Better learning environments for schoolchildren in Jordan
By the end of 2019, around 24,000 schoolchildren will benefit from modernised schools – including many children who have fled from Syria and Iraq.
A sense of everyday normality in uncertain times – this is what Jordan wants to offer the many children who have sought refuge within its borders. According to the United Nations Refugee Agency (UNHCR), Jordan hosted around 736,000 refugees in 2016, primarily from the neighbouring countries of Syria and Iraq. More than half of the refugees were children and young people. This influx of refugee children has doubled the number of pupils attending Jordan's schools – presenting a challenge for the country’s teachers as well as its infrastructure. The Deutsche Gesellschaft für Internationale Zusammenarbeit (GIZ) GmbH is supporting Jordan’s schools and thus improving children’s learning environments.
On behalf of the German Federal Ministry for Economic Cooperation and Development (BMZ), the federally owned enterprise GIZ is implementing extensive construction measures at 20 schools. The focus is on sanitation facilities and wastewater systems as well as the schools' outdoor areas. The aim is to create a better learning environment that also caters for the needs of children with disabilities. GIZ plans the modernisation work together with architects from Jordan and implements it with local building companies. This also involves developing structural prototypes to strengthen the technical capacity of the Jordanian Ministry of Education. Work is already ongoing at four schools, benefiting around 4,800 pupils. In all, around 24,000 Syrian and Jordanian children will be able to use the modernised schools by the end of 2019. To keep the schools in good condition in the long term, GIZ is also training caretakers and providing them with tools. For larger-scale repair and maintenance work, they can request assistance from one of 12 new mobile workshops.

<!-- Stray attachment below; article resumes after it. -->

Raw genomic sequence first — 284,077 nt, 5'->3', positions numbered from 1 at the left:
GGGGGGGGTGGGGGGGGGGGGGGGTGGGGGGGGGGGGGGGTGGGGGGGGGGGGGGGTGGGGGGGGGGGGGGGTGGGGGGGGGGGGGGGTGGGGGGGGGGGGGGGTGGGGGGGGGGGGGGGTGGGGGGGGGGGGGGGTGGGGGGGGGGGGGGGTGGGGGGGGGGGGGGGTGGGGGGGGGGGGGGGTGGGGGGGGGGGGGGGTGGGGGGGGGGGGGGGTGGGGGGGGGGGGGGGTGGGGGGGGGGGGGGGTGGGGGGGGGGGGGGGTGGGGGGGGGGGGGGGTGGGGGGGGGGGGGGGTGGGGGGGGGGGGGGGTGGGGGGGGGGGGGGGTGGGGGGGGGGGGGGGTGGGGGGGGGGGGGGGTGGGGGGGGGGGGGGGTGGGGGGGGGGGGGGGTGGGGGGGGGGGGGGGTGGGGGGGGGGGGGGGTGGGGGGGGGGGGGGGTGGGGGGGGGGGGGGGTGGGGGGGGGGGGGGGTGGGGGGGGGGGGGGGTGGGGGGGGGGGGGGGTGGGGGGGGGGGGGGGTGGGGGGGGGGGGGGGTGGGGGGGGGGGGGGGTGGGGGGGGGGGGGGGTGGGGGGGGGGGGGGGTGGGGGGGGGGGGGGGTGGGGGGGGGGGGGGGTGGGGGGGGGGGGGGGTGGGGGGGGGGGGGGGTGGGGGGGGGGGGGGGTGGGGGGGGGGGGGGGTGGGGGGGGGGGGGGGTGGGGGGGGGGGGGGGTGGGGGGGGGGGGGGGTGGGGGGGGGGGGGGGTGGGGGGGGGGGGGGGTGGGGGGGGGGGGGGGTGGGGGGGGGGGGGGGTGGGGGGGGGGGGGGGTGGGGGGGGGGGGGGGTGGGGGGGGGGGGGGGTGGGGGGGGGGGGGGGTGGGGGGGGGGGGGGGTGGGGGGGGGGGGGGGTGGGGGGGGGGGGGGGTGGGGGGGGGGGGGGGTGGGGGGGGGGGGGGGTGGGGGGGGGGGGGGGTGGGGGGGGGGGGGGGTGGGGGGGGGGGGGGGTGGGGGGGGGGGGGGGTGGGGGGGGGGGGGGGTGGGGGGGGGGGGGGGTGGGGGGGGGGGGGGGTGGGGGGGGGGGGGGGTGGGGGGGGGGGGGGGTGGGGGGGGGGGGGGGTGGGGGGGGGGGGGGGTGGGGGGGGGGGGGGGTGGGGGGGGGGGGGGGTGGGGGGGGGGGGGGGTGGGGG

The project is also improving the children's overall learning environments. When they are not in lessons, the young refugees can join their Jordanian peers in 'school clubs' where they can try out new kinds of sport, get creative or work on environmental topics. Furthermore, GIZ is promoting inclusion – for example by accompanying disabled children to school or training helpers. Currently, 100 Syrian and Jordanian children with disabilities have benefited from these inclusive care offers and thus have the chance to attend a public school.
GIZ's work helped to give more than 162,000 refugees and IDPs access to a school education between 2010 and 2015. Some 16 million people worldwide have benefited from improved access to sanitation facilities through support from GIZ.